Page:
Factor XIII Deficiency Causes Cardiac Rupture, Impairs Wound Healing, and Aggravates Cardiac Remodeling in Mice With Myocardial Infarction
Background— Identification of key molecular players in myocardial healing could lead to improved therapies, reduction of scar formation, and heart failure after myocardial infarction (MI). We hypothesized that clotting factor XIII (FXIII), a transglutaminase involved in wound healing, may play an important role in MI given prior clinical and mouse model data.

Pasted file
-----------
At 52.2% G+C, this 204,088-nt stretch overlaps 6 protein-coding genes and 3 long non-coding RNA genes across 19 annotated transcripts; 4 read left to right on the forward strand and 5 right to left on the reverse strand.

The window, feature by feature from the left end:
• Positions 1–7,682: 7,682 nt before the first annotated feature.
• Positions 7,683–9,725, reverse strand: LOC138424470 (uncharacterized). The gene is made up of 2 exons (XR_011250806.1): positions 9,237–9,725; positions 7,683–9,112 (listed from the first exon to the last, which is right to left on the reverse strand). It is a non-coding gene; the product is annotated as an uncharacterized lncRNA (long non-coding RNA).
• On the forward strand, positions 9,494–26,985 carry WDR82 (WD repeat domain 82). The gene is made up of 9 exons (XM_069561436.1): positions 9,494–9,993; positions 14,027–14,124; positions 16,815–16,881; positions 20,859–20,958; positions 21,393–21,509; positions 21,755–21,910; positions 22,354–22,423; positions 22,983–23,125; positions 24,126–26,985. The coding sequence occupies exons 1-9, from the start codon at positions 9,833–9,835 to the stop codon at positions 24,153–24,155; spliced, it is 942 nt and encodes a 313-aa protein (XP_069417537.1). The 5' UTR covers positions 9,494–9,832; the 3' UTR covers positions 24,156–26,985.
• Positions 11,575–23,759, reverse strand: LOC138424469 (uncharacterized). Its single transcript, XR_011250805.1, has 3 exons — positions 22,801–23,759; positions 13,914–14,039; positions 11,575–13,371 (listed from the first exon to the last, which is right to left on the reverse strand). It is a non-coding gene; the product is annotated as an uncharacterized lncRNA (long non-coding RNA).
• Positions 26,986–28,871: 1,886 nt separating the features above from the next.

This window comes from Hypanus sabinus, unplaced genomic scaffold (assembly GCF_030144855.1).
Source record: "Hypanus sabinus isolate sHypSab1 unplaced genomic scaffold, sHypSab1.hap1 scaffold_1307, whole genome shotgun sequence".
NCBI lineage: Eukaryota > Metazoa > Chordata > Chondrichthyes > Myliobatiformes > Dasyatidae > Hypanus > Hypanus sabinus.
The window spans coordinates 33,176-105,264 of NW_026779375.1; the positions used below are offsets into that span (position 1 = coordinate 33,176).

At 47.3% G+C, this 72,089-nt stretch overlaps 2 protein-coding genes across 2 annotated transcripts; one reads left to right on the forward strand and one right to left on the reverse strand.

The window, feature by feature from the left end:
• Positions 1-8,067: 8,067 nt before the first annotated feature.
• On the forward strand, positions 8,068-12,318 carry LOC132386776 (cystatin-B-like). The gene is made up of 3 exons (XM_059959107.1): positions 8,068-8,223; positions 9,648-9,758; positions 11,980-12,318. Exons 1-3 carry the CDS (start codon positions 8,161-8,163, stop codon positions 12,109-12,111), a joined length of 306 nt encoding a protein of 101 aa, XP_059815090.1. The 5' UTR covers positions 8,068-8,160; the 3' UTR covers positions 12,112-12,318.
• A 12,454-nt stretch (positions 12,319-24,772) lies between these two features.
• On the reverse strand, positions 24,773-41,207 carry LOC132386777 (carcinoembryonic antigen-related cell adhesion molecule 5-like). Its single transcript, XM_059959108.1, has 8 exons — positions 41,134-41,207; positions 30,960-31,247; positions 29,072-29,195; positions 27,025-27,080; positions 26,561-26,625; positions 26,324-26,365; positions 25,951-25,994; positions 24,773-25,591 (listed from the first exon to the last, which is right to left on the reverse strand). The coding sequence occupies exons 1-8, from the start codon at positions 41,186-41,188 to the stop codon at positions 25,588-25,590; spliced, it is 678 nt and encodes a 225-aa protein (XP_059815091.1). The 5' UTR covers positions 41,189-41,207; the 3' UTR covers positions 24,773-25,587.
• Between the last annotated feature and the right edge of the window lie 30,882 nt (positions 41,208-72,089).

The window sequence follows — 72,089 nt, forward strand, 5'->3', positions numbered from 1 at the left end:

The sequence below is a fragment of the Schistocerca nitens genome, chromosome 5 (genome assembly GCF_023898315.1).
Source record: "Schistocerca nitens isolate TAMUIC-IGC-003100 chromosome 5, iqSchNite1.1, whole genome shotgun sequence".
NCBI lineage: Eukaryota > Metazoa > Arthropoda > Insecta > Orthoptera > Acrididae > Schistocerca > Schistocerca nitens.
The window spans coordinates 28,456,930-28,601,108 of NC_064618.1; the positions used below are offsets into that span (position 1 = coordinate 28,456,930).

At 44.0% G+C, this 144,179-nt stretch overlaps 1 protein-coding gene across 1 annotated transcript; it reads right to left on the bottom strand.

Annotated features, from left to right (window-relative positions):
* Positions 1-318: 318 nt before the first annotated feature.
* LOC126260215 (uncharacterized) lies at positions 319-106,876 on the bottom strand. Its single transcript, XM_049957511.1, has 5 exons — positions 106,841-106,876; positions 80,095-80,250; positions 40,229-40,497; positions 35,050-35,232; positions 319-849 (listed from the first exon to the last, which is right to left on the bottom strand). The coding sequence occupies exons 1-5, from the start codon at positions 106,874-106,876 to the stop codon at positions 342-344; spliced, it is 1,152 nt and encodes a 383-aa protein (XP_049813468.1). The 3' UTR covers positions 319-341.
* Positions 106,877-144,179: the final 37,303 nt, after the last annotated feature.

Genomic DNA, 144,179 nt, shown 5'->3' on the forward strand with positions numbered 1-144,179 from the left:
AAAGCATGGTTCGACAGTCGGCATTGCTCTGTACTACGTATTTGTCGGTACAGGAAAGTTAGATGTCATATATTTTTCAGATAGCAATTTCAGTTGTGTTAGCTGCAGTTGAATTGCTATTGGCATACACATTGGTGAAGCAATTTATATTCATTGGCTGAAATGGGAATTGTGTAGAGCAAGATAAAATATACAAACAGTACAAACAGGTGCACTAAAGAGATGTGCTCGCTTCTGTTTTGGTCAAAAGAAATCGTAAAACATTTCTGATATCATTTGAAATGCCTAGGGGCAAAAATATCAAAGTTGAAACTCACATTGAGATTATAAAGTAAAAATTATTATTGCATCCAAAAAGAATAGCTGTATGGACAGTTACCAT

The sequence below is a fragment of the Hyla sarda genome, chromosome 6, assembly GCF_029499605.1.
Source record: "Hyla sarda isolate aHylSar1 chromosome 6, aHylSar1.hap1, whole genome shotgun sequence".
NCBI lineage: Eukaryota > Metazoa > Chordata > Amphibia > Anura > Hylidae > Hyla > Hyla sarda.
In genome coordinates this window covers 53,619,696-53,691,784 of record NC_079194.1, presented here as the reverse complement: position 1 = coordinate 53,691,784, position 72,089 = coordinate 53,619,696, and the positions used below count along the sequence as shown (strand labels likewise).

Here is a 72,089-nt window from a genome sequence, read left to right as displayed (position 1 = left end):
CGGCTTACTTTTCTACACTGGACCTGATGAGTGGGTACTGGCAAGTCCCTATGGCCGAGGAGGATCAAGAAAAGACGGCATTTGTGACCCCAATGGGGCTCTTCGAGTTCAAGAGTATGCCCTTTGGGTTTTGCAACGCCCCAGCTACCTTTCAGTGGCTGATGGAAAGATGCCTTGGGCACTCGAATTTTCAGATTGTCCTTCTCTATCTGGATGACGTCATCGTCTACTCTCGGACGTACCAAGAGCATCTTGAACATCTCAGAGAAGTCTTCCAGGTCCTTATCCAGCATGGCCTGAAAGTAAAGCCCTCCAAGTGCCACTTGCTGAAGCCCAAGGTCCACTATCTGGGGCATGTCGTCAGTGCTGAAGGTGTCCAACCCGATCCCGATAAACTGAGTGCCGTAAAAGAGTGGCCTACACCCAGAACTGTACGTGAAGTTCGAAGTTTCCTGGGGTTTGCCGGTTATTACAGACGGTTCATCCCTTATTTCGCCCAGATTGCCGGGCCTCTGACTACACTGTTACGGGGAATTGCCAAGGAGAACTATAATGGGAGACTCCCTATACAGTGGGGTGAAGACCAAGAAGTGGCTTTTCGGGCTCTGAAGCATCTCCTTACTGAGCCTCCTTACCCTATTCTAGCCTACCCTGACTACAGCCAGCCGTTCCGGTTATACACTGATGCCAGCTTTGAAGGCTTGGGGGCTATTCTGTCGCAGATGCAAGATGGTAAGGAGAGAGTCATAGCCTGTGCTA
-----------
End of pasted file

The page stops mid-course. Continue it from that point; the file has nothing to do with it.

Methods and Results— To determine whether a truly causative relationship existed between FXIII activity and myocardial healing, we prospectively studied myocardial repair in FXIII-deficient mice. All FXIII−/− and FXIII−/+ (FXIII activity <5% and 70%) mice died within 5 days after MI from left ventricular rupture. In contradistinction, FXIII−/− mice that received 5 days of intravenous FXIII replacement therapy had normal survival rates; however, cardiac MRI demonstrated worse left ventricular remodeling in these reconstituted FXIII−/− mice. Using a FXIII-sensitive molecular imaging agent, we found significantly greater FXIII activity in wild-type mice and FXIII−/− mice receiving supplemental FXIII than in FXIII−/− mice (P<0.05). In FXIII−/− but not in reconstituted FXIII−/− mice, histology revealed diminished neutrophil migration into the MI. Reverse transcriptase–polymerase chain reaction studies suggested that the impaired inflammatory response in FXIII−/− mice was independent of intercellular adhesion molecule and lipopolysaccharide-induced CXC chemokine, both important for cell migration. After MI, expression of matrix metalloproteinase-9 was 650% higher and collagen-1 was 53% lower in FXIII−/− mice, establishing an imbalance in extracellular matrix turnover and providing a possible mechanism for the observed cardiac rupture in the FXIII−/− mice.